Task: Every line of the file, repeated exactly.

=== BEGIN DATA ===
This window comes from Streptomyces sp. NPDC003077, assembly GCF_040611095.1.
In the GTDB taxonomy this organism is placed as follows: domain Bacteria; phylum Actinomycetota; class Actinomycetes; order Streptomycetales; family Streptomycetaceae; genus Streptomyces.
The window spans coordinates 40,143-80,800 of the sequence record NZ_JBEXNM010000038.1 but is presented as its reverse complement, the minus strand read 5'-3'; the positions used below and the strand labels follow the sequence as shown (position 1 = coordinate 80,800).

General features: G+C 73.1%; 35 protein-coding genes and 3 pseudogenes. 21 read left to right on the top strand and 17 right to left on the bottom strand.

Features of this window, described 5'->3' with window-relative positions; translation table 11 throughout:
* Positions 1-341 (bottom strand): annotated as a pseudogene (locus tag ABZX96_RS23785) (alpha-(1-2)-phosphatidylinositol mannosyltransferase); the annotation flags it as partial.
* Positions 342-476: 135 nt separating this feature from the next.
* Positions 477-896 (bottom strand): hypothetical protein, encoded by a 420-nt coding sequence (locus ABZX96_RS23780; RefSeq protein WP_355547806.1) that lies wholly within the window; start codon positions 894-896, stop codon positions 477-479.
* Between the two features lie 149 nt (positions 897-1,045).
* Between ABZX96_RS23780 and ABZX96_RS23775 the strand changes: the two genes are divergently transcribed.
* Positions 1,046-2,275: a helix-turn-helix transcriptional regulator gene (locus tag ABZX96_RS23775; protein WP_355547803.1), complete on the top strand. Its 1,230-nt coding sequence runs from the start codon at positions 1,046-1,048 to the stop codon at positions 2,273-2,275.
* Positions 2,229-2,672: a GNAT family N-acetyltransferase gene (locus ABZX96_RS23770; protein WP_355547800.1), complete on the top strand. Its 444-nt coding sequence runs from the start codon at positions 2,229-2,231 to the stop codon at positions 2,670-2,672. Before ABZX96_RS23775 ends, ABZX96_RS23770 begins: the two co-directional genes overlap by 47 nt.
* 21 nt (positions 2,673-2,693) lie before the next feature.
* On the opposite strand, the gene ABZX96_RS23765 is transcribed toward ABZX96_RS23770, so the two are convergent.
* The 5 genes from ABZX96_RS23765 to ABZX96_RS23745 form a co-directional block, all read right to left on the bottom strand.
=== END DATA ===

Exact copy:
This window comes from Streptomyces sp. NPDC003077, assembly GCF_040611095.1.
In the GTDB taxonomy this organism is placed as follows: domain Bacteria; phylum Actinomycetota; class Actinomycetes; order Streptomycetales; family Streptomycetaceae; genus Streptomyces.
The window spans coordinates 40,143-80,800 of the sequence record NZ_JBEXNM010000038.1 but is presented as its reverse complement, the minus strand read 5'-3'; the positions used below and the strand labels follow the sequence as shown (position 1 = coordinate 80,800).

General features: G+C 73.1%; 35 protein-coding genes and 3 pseudogenes. 21 read left to right on the top strand and 17 right to left on the bottom strand.

Features of this window, described 5'->3' with window-relative positions; translation table 11 throughout:
* Positions 1-341 (bottom strand): annotated as a pseudogene (locus tag ABZX96_RS23785) (alpha-(1-2)-phosphatidylinositol mannosyltransferase); the annotation flags it as partial.
* Positions 342-476: 135 nt separating this feature from the next.
* Positions 477-896 (bottom strand): hypothetical protein, encoded by a 420-nt coding sequence (locus ABZX96_RS23780; RefSeq protein WP_355547806.1) that lies wholly within the window; start codon positions 894-896, stop codon positions 477-479.
* Between the two features lie 149 nt (positions 897-1,045).
* Between ABZX96_RS23780 and ABZX96_RS23775 the strand changes: the two genes are divergently transcribed.
* Positions 1,046-2,275: a helix-turn-helix transcriptional regulator gene (locus tag ABZX96_RS23775; protein WP_355547803.1), complete on the top strand. Its 1,230-nt coding sequence runs from the start codon at positions 1,046-1,048 to the stop codon at positions 2,273-2,275.
* Positions 2,229-2,672: a GNAT family N-acetyltransferase gene (locus ABZX96_RS23770; protein WP_355547800.1), complete on the top strand. Its 444-nt coding sequence runs from the start codon at positions 2,229-2,231 to the stop codon at positions 2,670-2,672. Before ABZX96_RS23775 ends, ABZX96_RS23770 begins: the two co-directional genes overlap by 47 nt.
* 21 nt (positions 2,673-2,693) lie before the next feature.
* On the opposite strand, the gene ABZX96_RS23765 is transcribed toward ABZX96_RS23770, so the two are convergent.
* The 5 genes from ABZX96_RS23765 to ABZX96_RS23745 form a co-directional block, all read right to left on the bottom strand.